By 1996 it had become pretty routine to climb Mount Everest.

That’s what everyone thought.

All you needed was enough money.

Then you could hire enough guides, enough Sherpas, enough equipment, to make it easy.

It seemed to be the next step in sporting achievements and tourism.

If you’re rich enough, what’s on your bucket list?

All the most extreme experiences, obviously.

First you do jogging, then you do a marathon, then you do a triathlon, then you do Everest.

That’s what money was for: ticking off experiences.

This was a chance for professional climbers to make money.

They opened Everest adventure companies: do the summit for $65K. Which meant they were all competing for the same rich clients.

And that meant advertising, in whatever form.

They couldn’t buy media space, so they needed to generate PR.

Jon Krakauer’s book ‘Into Thin Air’ started this way.

He was commissioned to write an article for ‘Outside’ magazine.

One of the climbing companies agreed to take him along at cost, for the publicity.

One of their competitors persuaded him to go with them instead.

They took him at less than cost, so they’d actually be paying.

One of the other clients was a New York socialite.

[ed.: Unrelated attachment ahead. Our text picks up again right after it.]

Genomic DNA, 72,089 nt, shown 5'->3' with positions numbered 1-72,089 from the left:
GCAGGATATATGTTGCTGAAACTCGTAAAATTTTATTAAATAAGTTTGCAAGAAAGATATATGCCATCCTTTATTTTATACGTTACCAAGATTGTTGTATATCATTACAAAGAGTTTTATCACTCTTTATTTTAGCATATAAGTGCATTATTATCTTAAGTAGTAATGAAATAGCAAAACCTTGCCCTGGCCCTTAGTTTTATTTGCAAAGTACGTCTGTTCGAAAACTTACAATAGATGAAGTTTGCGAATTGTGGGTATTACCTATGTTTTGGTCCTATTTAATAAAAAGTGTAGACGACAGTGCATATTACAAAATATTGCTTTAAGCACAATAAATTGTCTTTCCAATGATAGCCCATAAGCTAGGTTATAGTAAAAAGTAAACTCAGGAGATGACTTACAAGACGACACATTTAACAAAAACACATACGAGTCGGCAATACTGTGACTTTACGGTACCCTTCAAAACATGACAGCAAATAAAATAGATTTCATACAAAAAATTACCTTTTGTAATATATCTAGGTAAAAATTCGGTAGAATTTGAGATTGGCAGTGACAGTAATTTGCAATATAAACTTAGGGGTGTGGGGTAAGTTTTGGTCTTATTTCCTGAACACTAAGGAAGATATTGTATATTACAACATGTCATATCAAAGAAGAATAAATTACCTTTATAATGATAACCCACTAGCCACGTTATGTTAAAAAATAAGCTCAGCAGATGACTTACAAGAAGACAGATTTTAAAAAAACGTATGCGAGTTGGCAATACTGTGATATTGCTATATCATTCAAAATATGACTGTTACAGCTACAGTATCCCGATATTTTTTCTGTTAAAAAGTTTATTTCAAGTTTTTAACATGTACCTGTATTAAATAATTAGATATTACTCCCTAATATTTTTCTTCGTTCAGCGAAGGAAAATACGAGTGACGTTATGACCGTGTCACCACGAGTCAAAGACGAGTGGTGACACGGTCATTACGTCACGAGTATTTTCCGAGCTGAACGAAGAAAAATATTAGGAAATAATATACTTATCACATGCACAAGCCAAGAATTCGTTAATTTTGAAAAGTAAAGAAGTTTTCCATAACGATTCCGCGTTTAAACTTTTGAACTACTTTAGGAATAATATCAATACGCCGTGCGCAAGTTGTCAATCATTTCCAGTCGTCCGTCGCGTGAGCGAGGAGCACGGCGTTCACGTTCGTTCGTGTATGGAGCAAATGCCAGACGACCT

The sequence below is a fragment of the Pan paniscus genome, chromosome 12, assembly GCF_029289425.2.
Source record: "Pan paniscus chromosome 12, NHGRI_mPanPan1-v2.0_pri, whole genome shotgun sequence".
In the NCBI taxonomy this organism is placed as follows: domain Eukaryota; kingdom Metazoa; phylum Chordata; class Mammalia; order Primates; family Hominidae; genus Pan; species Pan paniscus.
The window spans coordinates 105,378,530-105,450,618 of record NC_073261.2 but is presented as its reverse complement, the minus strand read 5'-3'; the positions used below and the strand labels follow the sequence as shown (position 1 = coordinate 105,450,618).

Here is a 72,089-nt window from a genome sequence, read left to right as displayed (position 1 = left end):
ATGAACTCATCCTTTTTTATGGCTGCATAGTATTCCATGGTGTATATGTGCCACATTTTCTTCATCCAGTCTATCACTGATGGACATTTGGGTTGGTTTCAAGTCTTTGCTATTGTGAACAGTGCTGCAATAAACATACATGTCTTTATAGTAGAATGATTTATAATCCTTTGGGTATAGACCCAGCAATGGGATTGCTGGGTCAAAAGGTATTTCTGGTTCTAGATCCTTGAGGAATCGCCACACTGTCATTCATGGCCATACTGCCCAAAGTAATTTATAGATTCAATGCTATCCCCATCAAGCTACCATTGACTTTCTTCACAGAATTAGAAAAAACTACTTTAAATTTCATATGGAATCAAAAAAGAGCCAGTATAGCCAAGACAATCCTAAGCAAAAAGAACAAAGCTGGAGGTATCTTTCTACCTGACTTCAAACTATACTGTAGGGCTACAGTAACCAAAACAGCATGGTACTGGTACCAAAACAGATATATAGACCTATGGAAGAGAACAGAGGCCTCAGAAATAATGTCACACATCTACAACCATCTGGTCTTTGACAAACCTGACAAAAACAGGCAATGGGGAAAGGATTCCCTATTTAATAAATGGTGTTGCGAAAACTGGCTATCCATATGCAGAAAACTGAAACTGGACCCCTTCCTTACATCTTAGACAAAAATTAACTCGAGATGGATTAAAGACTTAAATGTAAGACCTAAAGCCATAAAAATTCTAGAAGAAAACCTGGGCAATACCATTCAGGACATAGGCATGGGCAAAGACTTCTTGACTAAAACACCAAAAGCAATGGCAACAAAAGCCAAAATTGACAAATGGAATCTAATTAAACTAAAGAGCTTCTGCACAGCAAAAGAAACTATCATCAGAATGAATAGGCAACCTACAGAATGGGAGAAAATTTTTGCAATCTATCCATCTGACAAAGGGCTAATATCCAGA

She would be streaming information and doing a video blog for NBC.

She not only brought her laptop and video equipment, she even brought her espresso machine.

The teams had all the equipment the Sherpas could possibly carry.

And long as nothing went wrong it should be okay.

But something did go wrong.

Thirty-four people arrived at a bottleneck near the summit, at the same time, and the ropes hadn’t been rigged.

In the time it took the professionals to rig the ropes, the weather changed into a raging, sub-zero blizzard.

They didn’t want the bad publicity of a failed attempt, so they carried on climbing long after they should have turned round.

And eight people died.

What went wrong was lack of respect for the job.

The thinking was, when the first people climbed Everest in 1953 they didn’t have any of the equipment we have today.

Imagine how much easier it must be for us.

So everyone thought they could do it, just the way people always think they can do someone else’s job.

It looks easy enough, how tough could it be?

We all have an opinion on everyone else’s job.

We also have a lack of respect.

Surely we can all choose a voice-over, choose the music, pick a typeface, cast a commercial, say what message should go where,

Anyone can do that, can’t they?

Sure, anyone can do anyone else’s job.

As long as we don’t mind doing it badly, anyone can do that.

Just the same way anyone can climb Everest.

As long as we don’t mind doing it badly.

And as long as nothing goes wrong, we can get away with it.

But what if something does go wrong?


Ah well, that’s when we find not everyone can do everyone else’s job.